Last September I was hit by the autumn blues. What to do, I wondered? On impulse, I decided to sign up for the company choir, the Mag-nificents. And so one blustery evening I found myself walking across town with decidedly cold feet. What on earth had possessed me to do this, I panicked, as I drew closer to the venue. I hadn’t sung in a choir since performing ‘I Feel Pretty’ from West Side Story as a stroppy 14-year-old alto with too much eyeliner. It had been bad enough being humiliated by Miss Anderson, who presided over our school choir, but imagine looking like an idiot in front of your colleagues.
As it happened I needn’t have worried. I soon discovered that everyone was pretty much in the same boat. Our musical director Hilary, a postgraduate student of choral conducting, was a million miles away from the terrifying school music teacher. When the hour-long session was over, I noticed that I was in an inexplicably good mood. ‘He who sings, scares away his woes,’ said Spanish novelist Miguel de Cervantes, and he wasn’t wrong. It was this guaranteed singer’s high that kept me going back, through all the dismal autumn and winter evenings, even though I was way out of my comfort zone.
There was something else too – singing in a group provided a rare opportunity to connect with other people through a shared activity. It made me realise how much of my social life revolved around either talking – over a drink, or a meal – or spectating, at the cinema or a live event. Getting to know people through the act of standing next to them and trying to keep in time and in tune was a great experience. Singing is an activity that requires you to be 100 per cent present. When you’re focusing on controlling breathing, keeping time and carrying a melody, you don’t really have any mental space left for stressing about your latest work or romantic mini-drama.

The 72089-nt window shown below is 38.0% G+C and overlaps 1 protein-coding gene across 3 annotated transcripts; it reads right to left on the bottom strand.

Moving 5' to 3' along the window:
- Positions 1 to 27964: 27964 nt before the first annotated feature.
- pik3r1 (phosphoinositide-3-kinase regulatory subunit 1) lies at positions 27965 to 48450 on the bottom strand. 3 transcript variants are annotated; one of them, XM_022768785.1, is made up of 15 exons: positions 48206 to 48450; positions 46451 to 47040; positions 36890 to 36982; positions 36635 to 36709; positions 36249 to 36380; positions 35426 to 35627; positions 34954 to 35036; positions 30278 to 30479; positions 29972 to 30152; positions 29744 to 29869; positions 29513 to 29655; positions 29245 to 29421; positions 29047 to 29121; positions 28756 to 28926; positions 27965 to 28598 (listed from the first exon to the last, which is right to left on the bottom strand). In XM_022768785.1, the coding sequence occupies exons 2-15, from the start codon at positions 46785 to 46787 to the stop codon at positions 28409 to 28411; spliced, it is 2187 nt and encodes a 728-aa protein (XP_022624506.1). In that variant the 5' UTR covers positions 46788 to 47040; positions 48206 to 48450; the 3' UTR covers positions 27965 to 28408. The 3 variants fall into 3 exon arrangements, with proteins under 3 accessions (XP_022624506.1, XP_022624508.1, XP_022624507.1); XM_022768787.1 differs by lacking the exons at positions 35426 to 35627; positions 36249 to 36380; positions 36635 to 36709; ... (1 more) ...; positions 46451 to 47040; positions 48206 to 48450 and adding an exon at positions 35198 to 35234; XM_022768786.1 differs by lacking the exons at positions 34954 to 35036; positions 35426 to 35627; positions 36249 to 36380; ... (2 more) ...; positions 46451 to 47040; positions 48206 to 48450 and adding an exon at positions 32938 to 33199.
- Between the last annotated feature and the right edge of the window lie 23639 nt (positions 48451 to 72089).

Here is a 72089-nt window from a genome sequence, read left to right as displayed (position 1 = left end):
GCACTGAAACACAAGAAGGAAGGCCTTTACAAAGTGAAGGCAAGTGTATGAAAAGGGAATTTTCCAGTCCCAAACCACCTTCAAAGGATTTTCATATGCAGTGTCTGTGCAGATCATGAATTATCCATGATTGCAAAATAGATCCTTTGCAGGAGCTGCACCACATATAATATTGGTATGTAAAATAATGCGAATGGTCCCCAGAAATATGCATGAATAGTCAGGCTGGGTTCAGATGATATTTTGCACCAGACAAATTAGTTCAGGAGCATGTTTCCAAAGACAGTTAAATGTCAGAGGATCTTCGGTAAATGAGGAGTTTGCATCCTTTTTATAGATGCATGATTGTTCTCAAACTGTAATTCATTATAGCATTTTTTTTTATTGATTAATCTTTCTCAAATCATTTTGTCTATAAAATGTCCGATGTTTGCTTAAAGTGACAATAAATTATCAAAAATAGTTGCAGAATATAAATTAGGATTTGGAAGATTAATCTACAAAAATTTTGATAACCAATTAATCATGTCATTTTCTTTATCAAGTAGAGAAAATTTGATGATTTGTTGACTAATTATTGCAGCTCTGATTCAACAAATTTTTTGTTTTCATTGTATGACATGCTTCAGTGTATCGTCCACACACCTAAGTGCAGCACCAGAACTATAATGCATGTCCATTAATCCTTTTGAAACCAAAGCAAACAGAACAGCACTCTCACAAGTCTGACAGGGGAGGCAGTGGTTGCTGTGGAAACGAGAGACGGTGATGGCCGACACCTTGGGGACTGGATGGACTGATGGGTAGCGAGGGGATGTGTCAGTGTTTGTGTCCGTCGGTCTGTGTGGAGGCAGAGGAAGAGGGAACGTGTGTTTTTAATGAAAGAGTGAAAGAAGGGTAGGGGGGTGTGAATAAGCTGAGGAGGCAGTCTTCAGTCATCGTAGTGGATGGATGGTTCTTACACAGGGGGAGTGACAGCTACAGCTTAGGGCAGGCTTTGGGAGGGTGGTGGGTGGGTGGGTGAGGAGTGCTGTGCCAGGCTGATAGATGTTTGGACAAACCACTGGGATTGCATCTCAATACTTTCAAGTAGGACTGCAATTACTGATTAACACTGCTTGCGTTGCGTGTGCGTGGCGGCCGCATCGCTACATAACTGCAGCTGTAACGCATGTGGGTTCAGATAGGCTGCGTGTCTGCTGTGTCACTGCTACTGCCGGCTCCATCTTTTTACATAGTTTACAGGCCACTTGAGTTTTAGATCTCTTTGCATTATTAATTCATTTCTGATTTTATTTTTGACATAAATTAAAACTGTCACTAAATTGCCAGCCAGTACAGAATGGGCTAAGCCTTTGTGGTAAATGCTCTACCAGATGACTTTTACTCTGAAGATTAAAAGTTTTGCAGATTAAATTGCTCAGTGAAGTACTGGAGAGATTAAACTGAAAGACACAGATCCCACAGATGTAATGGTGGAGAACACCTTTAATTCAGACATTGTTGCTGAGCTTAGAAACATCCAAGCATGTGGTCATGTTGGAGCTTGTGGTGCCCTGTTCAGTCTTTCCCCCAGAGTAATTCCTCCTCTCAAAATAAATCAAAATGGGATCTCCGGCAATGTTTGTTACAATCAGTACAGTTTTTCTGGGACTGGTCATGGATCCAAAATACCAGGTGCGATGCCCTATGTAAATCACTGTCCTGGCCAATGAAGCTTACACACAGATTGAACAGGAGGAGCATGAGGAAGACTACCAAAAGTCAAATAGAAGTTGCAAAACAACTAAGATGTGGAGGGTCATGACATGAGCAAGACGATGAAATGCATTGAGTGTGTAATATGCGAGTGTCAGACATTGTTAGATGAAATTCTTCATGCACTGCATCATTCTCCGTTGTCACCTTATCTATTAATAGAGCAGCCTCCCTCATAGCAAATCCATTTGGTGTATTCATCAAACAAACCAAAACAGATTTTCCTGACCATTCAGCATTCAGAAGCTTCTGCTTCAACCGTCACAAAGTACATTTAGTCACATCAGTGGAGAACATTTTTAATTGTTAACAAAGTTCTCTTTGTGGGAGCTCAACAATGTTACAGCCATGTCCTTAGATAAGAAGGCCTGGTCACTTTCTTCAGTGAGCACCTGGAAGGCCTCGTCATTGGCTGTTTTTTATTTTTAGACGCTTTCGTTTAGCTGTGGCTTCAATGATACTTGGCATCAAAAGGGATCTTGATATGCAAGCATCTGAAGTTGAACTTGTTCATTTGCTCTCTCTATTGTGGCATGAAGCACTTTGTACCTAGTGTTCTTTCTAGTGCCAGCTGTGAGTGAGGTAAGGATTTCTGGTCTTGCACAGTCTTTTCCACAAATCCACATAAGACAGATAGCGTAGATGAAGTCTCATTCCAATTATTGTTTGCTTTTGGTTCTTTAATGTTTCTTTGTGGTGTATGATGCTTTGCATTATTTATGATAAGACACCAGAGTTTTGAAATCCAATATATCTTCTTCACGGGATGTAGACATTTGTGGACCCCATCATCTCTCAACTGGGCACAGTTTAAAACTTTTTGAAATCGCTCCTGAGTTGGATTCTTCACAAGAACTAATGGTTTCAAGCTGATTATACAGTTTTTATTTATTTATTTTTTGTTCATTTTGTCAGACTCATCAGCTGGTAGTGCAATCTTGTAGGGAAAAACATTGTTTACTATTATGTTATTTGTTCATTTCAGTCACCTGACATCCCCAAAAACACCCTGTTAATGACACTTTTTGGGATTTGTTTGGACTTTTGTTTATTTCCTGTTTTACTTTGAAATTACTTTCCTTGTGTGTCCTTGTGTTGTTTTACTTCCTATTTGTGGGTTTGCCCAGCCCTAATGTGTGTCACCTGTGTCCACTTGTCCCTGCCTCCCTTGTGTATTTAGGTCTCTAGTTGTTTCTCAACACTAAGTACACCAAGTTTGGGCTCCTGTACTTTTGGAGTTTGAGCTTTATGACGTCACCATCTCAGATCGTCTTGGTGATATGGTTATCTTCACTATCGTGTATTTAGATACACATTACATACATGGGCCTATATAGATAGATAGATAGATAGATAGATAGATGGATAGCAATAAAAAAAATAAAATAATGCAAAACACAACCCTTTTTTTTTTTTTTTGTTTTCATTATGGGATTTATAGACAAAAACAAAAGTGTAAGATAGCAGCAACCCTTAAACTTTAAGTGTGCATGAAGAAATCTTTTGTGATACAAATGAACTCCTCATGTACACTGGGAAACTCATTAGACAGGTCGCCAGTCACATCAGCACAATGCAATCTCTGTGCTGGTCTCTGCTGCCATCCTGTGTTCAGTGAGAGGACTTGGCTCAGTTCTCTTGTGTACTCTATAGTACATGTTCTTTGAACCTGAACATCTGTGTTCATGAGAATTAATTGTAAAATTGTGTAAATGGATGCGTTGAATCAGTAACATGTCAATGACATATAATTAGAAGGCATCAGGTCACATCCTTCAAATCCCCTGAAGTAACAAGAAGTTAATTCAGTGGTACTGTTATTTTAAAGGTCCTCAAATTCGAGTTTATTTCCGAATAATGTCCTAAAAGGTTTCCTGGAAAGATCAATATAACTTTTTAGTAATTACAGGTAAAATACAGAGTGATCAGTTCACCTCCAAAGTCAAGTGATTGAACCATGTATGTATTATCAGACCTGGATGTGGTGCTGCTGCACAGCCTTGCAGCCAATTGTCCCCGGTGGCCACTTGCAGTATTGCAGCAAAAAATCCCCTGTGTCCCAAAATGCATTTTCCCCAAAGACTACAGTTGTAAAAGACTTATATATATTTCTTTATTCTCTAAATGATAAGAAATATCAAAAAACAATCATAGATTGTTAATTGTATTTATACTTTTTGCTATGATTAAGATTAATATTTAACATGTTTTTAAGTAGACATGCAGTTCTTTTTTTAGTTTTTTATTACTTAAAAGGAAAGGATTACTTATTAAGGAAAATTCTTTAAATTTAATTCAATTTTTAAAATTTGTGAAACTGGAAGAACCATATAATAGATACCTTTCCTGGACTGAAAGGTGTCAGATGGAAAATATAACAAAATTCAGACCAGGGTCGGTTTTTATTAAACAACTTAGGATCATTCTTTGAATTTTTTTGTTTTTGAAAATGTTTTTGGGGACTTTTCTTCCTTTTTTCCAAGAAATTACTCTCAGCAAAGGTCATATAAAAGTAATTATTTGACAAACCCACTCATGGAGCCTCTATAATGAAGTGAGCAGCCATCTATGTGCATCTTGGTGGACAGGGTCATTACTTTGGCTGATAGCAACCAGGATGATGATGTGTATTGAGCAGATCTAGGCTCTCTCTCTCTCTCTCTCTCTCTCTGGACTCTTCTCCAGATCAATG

There is something about singing in a group that creates a great deal more than musical harmony. Some of it is physiological – researchers from the University of Manchester discovered that there’s a tiny organ in the inner ear that responds to the frequencies generated by singing and is connected to the part of the brain responsible for registering pleasure. So you get immediate pleasure when you sing, regardless of what it sounds like to anyone else. Then there are what musician Brian Eno describes as ‘civilisational benefits’ too. ‘When you sing with a group of people you learn how to subsume yourself into a group consciousness because a capella singing is all about the immersion of the self into the community. That’s one of the great feelings: to stop being me for a little while and to become us. That way lies empathy, the great social virtue.’
There is also the unexpected thrill of performing in public. I was unprepared for how addictive this would be, from the intensity of rehearsals, to that giggly split-second of stage fright before a gig. When members of the audience tell you afterwards how much they’ve enjoyed your performance, it’s a reminder that you’re not only singing for fun, or to feel better, but that you’re part of something bigger, and you’re creating something for others to enjoy. Being part of a choir has changed me. It has been a confidence booster to feel needed, that my voice makes a difference, albeit a small one. Most significantly, I am now far more comfortable about making mistakes and laughing at myself when I get it wrong. In singing there is no ‘almost’ right, or arguing your way out of it. You’re either singing the right note or you’re not. But in the end, it isn’t really about singing perfectly, it is more that you make the effort to sing at all.